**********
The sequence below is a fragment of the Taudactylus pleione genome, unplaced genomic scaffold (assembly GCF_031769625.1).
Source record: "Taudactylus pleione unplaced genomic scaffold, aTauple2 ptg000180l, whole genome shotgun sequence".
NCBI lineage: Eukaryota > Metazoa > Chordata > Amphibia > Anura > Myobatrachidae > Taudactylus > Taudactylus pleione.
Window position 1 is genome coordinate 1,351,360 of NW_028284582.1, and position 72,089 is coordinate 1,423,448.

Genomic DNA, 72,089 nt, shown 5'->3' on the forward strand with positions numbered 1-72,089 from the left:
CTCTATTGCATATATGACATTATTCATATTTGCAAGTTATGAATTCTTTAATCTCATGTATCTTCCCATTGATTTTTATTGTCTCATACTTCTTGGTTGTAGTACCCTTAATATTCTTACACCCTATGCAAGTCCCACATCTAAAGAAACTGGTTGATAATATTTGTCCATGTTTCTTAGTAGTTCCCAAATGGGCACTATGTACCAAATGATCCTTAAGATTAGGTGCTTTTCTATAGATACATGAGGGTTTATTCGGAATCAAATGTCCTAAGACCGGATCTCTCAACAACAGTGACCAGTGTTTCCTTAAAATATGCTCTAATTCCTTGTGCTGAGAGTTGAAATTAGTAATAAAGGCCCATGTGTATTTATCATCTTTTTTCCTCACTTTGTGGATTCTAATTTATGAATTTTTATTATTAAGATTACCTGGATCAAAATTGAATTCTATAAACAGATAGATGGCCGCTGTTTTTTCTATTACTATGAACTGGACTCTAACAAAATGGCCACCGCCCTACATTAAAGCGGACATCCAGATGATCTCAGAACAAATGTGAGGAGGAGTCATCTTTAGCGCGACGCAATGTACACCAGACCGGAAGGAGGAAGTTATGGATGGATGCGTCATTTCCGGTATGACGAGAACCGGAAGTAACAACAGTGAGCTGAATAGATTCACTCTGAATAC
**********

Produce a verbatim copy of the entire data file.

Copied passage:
The sequence below is a fragment of the Taudactylus pleione genome, unplaced genomic scaffold (assembly GCF_031769625.1).
Source record: "Taudactylus pleione unplaced genomic scaffold, aTauple2 ptg000180l, whole genome shotgun sequence".
NCBI lineage: Eukaryota > Metazoa > Chordata > Amphibia > Anura > Myobatrachidae > Taudactylus > Taudactylus pleione.
Window position 1 is genome coordinate 1,351,360 of NW_028284582.1, and position 72,089 is coordinate 1,423,448.

Genomic DNA, 72,089 nt, shown 5'->3' on the forward strand with positions numbered 1-72,089 from the left:
CTCTATTGCATATATGACATTATTCATATTTGCAAGTTATGAATTCTTTAATCTCATGTATCTTCCCATTGATTTTTATTGTCTCATACTTCTTGGTTGTAGTACCCTTAATATTCTTACACCCTATGCAAGTCCCACATCTAAAGAAACTGGTTGATAATATTTGTCCATGTTTCTTAGTAGTTCCCAAATGGGCACTATGTACCAAATGATCCTTAAGATTAGGTGCTTTTCTATAGATACATGAGGGTTTATTCGGAATCAAATGTCCTAAGACCGGATCTCTCAACAACAGTGACCAGTGTTTCCTTAAAATATGCTCTAATTCCTTGTGCTGAGAGTTGAAATTAGTAATAAAGGCCCATGTGTATTTATCATCTTTTTTCCTCACTTTGTGGATTCTAATTTATGAATTTTTATTATTAAGATTACCTGGATCAAAATTGAATTCTATAAACAGATAGATGGCCGCTGTTTTTTCTATTACTATGAACTGGACTCTAACAAAATGGCCACCGCCCTACATTAAAGCGGACATCCAGATGATCTCAGAACAAATGTGAGGAGGAGTCATCTTTAGCGCGACGCAATGTACACCAGACCGGAAGGAGGAAGTTATGGATGGATGCGTCATTTCCGGTATGACGAGAACCGGAAGTAACAACAGTGAGCTGAATAGATTCACTCTGAATAC